Does this quote resonate with you? With me, it does. With you, well, deep inside I think it does, too.

What is minimalism?

One of the concepts that today can be associated with a wider definition of sustainability is minimalism, a life philosophy focusing on living with what we really need, be it things or feelings or whatever you might be needing.

At the same time, it’s also a narrative that explicitly critiques the accumulation trend characterising our society while promoting the simple act of simplifying. A rebellious act, shall we say?, that may have some rather interesting, positive outcomes on our environment and mental health, too.

Why choose minimalism?

The starting point of this narrative is that we own too much stuff. We follow too many trends. We just do too much. And, more importantly, we don’t even value it. This results in being overwhelmed, and most of the times we don’t even realise it. We simply think that’s normal, that’s just the way life works. It’s always been like that (well, not really) and it’ll always be like that (well, given our planet’s most recent health, not really). Not our fault, one would argue, as our culture is imbued with the idea that the more, the better. Yet, the disproportionate amount of anxiety and depressive issues affecting most part of rich, hyper-consumeristic countries inhabitants seems to suggest quite a different trend [1].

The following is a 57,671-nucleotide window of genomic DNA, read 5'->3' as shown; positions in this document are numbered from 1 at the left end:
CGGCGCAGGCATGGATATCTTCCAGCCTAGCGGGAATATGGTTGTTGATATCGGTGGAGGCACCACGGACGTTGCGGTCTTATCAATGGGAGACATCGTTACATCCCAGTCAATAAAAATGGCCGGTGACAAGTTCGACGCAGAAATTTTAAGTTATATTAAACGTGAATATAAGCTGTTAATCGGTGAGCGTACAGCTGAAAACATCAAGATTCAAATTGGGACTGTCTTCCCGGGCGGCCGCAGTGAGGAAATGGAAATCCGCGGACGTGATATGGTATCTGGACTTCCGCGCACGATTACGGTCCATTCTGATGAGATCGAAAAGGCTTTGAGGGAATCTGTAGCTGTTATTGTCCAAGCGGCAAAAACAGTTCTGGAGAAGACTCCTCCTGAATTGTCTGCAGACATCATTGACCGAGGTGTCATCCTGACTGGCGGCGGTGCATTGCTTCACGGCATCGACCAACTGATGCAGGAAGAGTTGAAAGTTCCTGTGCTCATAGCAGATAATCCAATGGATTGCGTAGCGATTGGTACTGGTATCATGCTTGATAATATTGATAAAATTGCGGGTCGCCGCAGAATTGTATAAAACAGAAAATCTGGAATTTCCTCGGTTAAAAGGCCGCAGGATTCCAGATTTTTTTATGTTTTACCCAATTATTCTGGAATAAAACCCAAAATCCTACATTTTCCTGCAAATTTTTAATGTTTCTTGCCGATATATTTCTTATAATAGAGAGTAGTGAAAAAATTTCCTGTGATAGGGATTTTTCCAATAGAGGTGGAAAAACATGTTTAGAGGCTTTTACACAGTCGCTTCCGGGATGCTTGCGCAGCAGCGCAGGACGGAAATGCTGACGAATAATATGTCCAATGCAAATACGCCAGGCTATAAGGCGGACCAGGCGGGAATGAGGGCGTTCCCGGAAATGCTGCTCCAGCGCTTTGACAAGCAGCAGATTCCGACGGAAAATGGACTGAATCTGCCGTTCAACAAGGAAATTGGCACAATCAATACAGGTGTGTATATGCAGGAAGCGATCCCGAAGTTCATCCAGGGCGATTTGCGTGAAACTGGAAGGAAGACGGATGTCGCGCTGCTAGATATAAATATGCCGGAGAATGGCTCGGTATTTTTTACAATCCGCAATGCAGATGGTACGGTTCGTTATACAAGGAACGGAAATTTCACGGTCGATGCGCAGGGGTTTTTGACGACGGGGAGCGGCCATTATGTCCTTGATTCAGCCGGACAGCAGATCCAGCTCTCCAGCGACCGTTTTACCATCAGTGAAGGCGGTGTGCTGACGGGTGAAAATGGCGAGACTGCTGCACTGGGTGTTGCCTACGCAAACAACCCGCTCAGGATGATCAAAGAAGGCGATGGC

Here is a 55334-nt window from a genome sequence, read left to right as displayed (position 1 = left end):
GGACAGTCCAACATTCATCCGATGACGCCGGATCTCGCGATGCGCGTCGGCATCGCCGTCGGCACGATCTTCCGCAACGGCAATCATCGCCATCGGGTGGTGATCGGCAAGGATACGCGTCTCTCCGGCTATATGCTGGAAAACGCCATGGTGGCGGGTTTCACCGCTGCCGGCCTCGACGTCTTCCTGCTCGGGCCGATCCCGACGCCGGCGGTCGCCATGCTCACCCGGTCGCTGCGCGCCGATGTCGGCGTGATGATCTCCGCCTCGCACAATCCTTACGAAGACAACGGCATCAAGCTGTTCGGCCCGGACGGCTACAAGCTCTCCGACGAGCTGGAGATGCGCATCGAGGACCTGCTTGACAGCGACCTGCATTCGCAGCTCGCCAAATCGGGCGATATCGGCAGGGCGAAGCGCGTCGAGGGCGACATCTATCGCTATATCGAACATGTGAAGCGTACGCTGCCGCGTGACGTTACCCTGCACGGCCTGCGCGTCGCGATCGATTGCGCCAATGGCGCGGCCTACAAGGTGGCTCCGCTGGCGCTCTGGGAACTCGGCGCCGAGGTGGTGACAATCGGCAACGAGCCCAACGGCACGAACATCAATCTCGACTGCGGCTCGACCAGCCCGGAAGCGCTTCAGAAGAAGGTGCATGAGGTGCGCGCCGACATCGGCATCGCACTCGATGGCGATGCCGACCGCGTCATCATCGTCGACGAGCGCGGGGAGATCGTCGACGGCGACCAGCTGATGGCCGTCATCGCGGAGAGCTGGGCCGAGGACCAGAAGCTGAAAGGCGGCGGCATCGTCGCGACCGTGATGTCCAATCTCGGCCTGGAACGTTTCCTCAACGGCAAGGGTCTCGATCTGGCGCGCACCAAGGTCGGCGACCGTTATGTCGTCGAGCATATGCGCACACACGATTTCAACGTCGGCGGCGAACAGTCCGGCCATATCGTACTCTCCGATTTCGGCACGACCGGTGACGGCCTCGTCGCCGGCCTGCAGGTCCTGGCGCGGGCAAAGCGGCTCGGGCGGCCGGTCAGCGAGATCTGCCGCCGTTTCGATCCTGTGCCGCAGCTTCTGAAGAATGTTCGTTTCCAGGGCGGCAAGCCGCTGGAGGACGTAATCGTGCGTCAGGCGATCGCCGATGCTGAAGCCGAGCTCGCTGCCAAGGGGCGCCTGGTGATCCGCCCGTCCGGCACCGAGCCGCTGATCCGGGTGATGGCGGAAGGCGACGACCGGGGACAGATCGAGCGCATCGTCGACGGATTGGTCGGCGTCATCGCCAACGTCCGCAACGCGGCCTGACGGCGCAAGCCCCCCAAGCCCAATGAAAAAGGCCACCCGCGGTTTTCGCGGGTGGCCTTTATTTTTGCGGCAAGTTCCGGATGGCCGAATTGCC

The system we live in constantly pushes us to act and possess more without never questioning why. A vicious cycle entirely unsustainable from a psychological, ethical, spatial and environmental perspective. Indeed, if we tried to ask ourselves why we bought the latest hyper-technological watch, piece of clothes or random thing, the resulting answer might in most cases be slightly itchy.

Again, in the long-term, this won’t be sustainable any more – not for us, hyper-individual human beings, and not even for our rubbish-covered planet. Obviously, this doesn’t mean that owning material possessions or following a given trend is absolutely wrong. Rather, the problem is the reason why we own too much material possession and/or tend to do too much and the meaning we assign to it. Who’s making their decision here? Why? How does this make you truly feel?